When Star Trek, Fashion and Politics collide

•January 23, 2010 • Leave a Comment

—Warning— Not Networking Related —Warning— 

Finally Fashion suits political policy. 

While browsing the BBC News website this morning I came across something rather amusing, an article about the new ANC (South Africa’s Ruling Party) leather jackets that were on sale. While matters of fashion don’t particularly interest me I decided to take a quick look and discovered these monstrosities. 

So if you’ve just passed your CCIE, you want to make a statement, be seen (day or night) or just start a new part-time job as a runway beacon at the local airport go on over to http://www.anc.org.za/show.php?doc=pbf/forms/order.html and get yours now! 

A small sample of the errr... interesting garments on sale.


 —Warning— Not Networking Related —Warning—


Packetlife.net Community Lab

•January 17, 2010 • Leave a Comment

Stretch along with Open Labs and the PacketLife community have started to offer an excellent, free, lab. As per the site the Packet Life communiy lab provides free access to modern networking equipment for training purposes.A list of equipment that is currently in the lab includes:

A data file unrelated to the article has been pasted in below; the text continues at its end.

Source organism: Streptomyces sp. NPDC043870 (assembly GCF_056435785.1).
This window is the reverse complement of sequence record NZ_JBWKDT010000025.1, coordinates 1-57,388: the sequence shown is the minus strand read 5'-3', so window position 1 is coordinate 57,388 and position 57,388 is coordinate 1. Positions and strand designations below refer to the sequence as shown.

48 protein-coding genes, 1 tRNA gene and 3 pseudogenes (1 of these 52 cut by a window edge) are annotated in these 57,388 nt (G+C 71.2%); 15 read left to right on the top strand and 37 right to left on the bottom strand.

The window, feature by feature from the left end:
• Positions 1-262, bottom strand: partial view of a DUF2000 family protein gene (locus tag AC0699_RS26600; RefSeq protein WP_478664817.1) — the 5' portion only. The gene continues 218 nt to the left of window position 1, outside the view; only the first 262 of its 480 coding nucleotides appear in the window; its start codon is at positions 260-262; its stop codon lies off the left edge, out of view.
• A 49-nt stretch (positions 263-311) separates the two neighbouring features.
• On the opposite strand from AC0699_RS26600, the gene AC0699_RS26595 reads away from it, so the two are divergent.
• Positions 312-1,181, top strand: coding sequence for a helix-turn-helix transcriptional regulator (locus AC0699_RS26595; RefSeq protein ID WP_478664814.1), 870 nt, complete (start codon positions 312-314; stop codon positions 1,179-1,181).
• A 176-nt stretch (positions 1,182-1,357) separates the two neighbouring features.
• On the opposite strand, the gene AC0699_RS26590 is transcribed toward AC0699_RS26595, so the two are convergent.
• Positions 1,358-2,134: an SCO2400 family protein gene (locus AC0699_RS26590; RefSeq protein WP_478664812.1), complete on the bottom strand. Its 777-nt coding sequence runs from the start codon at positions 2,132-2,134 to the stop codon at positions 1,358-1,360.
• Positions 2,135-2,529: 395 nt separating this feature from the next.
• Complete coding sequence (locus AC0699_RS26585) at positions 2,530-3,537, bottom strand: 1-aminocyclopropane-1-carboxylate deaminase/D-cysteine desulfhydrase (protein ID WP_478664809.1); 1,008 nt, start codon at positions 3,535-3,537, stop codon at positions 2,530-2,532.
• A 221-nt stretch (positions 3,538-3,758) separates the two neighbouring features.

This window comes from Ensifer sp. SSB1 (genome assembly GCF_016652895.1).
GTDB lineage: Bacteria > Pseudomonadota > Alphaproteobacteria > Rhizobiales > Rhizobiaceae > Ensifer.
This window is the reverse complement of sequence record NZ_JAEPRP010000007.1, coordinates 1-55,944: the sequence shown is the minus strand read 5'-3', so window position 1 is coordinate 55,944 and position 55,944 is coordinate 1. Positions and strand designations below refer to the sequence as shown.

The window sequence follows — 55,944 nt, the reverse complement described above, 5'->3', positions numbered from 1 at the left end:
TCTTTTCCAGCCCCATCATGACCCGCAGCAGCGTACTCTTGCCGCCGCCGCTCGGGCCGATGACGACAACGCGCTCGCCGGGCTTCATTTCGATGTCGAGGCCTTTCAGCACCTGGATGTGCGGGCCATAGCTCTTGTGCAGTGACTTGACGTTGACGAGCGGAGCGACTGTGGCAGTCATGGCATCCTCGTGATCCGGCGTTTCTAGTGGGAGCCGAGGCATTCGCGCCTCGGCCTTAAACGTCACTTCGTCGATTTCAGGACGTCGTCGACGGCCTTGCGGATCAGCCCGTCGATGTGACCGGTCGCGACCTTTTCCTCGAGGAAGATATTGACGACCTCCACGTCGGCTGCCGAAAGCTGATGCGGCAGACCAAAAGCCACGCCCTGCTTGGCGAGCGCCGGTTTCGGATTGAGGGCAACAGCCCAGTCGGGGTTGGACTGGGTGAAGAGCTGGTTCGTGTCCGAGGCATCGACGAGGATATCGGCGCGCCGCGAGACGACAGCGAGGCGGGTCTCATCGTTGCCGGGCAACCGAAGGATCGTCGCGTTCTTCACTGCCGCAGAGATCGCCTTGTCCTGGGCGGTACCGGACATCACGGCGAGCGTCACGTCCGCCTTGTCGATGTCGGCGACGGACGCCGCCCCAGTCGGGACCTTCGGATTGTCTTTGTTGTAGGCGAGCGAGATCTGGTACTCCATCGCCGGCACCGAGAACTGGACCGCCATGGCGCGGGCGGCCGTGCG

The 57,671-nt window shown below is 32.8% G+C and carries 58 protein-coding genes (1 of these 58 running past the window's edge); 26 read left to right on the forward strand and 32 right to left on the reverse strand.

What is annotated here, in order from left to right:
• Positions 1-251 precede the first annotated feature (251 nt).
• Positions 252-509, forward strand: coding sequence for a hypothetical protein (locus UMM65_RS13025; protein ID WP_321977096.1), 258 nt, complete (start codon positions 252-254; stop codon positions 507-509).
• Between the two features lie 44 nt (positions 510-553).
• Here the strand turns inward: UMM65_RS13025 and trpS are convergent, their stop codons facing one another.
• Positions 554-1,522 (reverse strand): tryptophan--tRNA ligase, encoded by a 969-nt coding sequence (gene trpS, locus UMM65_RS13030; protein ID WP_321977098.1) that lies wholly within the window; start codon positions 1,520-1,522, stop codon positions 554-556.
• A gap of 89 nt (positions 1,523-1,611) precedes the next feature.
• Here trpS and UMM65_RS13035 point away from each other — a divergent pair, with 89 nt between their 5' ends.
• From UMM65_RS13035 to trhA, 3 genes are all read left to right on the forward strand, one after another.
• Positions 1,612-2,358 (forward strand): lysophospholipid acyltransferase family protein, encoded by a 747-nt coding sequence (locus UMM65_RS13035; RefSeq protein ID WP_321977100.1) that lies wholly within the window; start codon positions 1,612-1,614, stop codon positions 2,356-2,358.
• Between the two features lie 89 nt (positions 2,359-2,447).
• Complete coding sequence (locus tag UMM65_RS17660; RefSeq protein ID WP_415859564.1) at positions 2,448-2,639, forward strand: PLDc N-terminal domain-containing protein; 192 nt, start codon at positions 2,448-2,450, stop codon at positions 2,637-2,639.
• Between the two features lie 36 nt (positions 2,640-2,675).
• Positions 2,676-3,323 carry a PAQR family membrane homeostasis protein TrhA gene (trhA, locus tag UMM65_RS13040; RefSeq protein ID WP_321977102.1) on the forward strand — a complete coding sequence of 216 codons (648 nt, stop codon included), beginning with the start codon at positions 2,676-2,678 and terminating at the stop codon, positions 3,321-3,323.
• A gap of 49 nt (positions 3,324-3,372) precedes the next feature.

• F1 Block A Cisco ASA 5505
  • F2 Block B Cisco ASA 5505
  • R1 Block A Cisco 2811 (2xWIC-2T)
  • R2 Block B Cisco 2811 (2xWIC-2T)
  • R3 Block A Cisco 1841 (1xWIC-2T)
  • R4 Block B Cisco 1841 (1xWIC-2T)
  • R5 Block A Cisco 1841 (1xWIC-2T)
  • R6 Block B Cisco 1841 (1xWIC-2T)
  • S1 Block A Cisco Catalyst 3550-24
  • S2 Block B Cisco Catalyst 3550-24
  • S3 Block A Cisco Catalyst 3550-24 (Inline Power)
  • S4 Block B Cisco Catalyst 3550-24 (Inline Power)

To view the current lab topologies and technical details please visit http://www.packetlife.net/wiki/packet-life-community-lab/

For more information regarding the lab please visit http://www.packetlife.net/lab/

Well done packetlife.net for providing the networking community with such a great resource!

Cisco’s Network Emergency Response Vehicle (NERV)

•January 17, 2010 • Leave a Comment

I came across a rather interesting video on youtube today, regarding the Cisco NERV.

Communications are always vital. During natural and other disasters, however, they become an absolute necessity. Cisco is in the IP communications business and identified a need for a ready-to-go, plug-in solution for command center communications during emergencies. The outcome: The Network Emergency Response Vehicle (NERV). Basically, a mobile communications vehicle that can act as a command center for your on-the-ground disaster management, as well as a central processing center for all the communications going on for that effort.  -blogs.cisco.com To read the rest of this article please click here.

•December 20, 2009 • Leave a Comment

Utilizing Layer-3 Switches within an Enterprise LAN – Part I